Due to shortages of shells in Langalanga from overharvesting, shells are now mostly sourced from other areas. Shortages of shells were noted as early as the 1960s (Cooper 1971) and have continued (Fidali-Hickie and Whippy-Morris 2005). By the 1990s, Langalanga people were travelling to dive for shells in other parts of Malaita or buying shells from other provinces (Guo 2001, p.49; Fidali-Hickie and Whippy-Morris 2005). According to our interviews and observations, shells are most often bought in sacks at Honiara Central Market. Interviewees in 2014 reported that the shells they bought seemed to be smaller in size than before, so it could be that the trade in shells has spread overfishing, indicating sustainability concerns for shell money livelihoods. Two focus groups raised sustainability concerns, including for new species of shells being targeted now, as the usual species were depleted.
The largest change to the gender division of labour in shell money activities over time is that since the 1990s, women now do most of the retail trading. Trade has long been an important livelihood activity for the land-poor Langalanga because they have limited access to land for gardening for food production. In the pre-colonial period, fears of violence breaking out in trading situations meant that trading was usually conducted by women (Guo 2001; Ross 2017). With reductions in violence after colonialism, however, where trading involved travel of more than one day, it came to be considered as men’s work, in part due to norms that it was inappropriate for women to travel away from their families (Keesing 1985; Maranda 2001). Our interviewees said that before the 1990s, men conducted the shell money trading trips to Bougainville and Honiara, but that since then, women had become active in the Honiara-based trade. According to Fidali-Hickey and Whippy-Morris (2005), women became more involved in trading because men tended to spend the proceeds from the sale of shell money on alcohol, gambling and extra-marital affairs, rather than bring the money home to the family. This explanation was also prominent in our interviews and resonates with findings on gender in development more broadly that women, more than men, tend to use income for family investment (Chaaban and Cunningham 2011). In one of the seven men’s focus groups in 2010, men noted that the windfall amounts of SBD1000 or 10,000 discussed in the focus groups could easily be spent on drinking alcohol or gambling. Other men’s groups discussed spending the money on food or distributing the money within communities. All five of the women’s focus groups said they would use such windfalls for various family-related expenses.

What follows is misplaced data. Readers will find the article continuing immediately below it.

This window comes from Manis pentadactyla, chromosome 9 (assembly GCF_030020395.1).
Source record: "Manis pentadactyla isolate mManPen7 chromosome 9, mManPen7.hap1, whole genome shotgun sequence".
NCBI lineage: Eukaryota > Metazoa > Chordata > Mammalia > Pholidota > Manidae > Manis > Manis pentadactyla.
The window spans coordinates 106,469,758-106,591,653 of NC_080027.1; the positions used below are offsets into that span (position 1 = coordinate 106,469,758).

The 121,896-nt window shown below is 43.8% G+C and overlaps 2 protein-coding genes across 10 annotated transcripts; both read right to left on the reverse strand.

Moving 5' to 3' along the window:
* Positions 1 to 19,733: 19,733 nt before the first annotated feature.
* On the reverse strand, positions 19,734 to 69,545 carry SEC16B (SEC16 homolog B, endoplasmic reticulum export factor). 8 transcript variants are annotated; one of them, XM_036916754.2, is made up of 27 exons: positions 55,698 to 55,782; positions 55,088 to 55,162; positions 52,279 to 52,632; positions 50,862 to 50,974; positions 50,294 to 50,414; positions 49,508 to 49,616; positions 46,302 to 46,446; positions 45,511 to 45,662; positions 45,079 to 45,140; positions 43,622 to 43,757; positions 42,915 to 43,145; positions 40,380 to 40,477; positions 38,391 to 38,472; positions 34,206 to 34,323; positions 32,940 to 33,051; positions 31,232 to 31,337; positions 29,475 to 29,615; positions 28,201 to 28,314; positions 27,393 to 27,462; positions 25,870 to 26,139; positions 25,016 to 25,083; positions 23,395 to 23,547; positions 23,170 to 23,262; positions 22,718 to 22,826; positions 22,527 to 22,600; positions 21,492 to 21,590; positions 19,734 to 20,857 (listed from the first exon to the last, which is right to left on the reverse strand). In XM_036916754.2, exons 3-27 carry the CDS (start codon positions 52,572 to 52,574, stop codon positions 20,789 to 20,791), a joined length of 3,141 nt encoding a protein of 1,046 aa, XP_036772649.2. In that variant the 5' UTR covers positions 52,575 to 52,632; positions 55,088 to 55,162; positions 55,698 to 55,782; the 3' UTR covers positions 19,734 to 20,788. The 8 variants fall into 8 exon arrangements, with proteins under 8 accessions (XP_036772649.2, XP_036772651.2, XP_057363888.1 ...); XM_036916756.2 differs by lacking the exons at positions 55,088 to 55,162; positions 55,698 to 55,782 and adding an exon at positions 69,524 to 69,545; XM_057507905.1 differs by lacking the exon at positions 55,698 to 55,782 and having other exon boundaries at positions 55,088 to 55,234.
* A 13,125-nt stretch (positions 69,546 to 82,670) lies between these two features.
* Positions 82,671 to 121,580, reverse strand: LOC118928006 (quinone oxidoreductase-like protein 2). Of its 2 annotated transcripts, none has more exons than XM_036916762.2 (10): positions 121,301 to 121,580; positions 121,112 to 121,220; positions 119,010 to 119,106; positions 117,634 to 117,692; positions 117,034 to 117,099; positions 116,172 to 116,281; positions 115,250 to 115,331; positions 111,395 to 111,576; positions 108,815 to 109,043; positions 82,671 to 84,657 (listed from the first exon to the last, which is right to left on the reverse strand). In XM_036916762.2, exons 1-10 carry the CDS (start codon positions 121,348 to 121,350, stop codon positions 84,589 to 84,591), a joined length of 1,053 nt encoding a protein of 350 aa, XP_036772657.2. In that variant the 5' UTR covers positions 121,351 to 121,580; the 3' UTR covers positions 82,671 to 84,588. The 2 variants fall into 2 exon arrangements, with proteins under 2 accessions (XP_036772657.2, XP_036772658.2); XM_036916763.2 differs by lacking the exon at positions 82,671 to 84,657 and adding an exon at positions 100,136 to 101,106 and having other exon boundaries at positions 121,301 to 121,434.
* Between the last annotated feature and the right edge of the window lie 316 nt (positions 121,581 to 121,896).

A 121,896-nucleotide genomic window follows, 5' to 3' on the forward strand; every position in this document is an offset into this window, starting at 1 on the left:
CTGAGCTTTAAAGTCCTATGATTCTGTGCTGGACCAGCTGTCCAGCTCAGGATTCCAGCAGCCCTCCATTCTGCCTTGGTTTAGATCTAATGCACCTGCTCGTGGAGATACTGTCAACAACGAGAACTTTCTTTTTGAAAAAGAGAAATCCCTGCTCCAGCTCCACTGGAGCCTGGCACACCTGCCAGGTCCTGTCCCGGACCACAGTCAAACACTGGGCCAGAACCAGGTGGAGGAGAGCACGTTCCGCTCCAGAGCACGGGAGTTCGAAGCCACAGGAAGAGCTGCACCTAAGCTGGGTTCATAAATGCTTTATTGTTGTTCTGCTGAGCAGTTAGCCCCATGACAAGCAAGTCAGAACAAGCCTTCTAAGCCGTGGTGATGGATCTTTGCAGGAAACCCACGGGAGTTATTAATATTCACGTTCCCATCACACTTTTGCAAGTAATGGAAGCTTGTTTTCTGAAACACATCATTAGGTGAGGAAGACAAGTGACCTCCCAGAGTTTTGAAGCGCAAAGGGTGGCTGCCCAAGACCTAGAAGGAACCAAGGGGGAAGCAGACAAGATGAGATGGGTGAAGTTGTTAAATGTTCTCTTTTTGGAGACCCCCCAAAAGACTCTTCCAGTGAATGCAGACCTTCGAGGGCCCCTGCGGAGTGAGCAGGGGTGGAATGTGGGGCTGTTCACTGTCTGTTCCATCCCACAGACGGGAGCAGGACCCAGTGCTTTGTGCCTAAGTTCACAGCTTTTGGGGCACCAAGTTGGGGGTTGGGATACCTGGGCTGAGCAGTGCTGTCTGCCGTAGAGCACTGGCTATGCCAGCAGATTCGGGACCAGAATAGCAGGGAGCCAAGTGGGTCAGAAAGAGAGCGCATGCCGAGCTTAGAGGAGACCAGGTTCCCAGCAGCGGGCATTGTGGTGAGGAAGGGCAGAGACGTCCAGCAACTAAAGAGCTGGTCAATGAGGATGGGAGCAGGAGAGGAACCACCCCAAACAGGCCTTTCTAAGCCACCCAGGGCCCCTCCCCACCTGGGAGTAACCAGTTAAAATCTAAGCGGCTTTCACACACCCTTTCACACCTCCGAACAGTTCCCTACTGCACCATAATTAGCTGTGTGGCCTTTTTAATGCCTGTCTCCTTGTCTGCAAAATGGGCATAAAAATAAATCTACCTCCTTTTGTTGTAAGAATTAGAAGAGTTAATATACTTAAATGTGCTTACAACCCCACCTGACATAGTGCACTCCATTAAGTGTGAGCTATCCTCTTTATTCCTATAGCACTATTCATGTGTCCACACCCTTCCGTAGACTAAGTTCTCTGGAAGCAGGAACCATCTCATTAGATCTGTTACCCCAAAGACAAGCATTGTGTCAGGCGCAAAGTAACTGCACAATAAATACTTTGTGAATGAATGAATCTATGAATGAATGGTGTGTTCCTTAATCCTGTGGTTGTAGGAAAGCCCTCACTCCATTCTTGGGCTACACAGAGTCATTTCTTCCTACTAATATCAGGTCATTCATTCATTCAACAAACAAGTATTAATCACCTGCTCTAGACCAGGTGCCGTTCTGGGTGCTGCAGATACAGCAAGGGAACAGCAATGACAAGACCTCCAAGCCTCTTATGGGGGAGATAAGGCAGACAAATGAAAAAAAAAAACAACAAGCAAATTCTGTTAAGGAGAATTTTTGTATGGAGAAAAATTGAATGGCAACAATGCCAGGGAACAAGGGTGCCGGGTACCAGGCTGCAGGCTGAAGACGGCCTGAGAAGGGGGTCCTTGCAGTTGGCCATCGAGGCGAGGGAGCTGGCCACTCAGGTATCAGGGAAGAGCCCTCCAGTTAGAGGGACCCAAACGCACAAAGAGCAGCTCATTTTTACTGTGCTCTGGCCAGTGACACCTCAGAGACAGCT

Norms against women travelling and leaving domestic duties, however, mean it is not socially easy for women to spend weeks at a time in Honiara on trading trips, especially if they have young children (Keesing 1985; Maranda 2001). Three of our interviewees noted that women who travel for trade are subject to rumours that they have sexual liaisons whilst travelling, leading to conflict, including violence. There is also the practical problem of childcare. In some cases, extended family arrangements or domestic workers can cover caring responsibilities for women who work away from home. Interviewees noted, however, that this did not work well in all cases, echoing findings about childcare and women involved in wage labour in the tuna industry in Solomon Islands (Krushelnytska 2015).
Family case studies
Family A lives in a village on the mainland, which was settled during World War II when bombing destroyed their previous settlement on an islet. Family A has access to gardening land, which in the past has been used for growing pineapple as a cash crop. There is a water supply nearby, and the men of the family sometimes fish for local consumption. They are too far away from the markets at Auki to consider trying to sell fish there. The older women draw on the assistance of the family including children for shell money manufacture, and men help with drilling and sharpening the shell beads when they are not fishing. This family sometimes sell torties for food at the local trade store, and they also buy torties from other families for manufacturing shell money and jewellery. When they have enough finished pieces, the older women of the family travel to Honiara for periods of some weeks to trade. They stay with relatives whilst trading. They generate around SBD4–5000 per trip (USD530–665). SBD2000 (USD266) of that is spent on buying sacks of shells and living costs in Honiara. They use the income from shell money for family expenses including clothes, food and school fees.
The women traders of family A said shell money was ‘a lot of work’, taking hours and hours to produce every piece. Family A seemed to be making a reasonable income, in that they were able to afford school fees and other large family costs. Some families seemed to be struggling more than family A to make a living from shell money.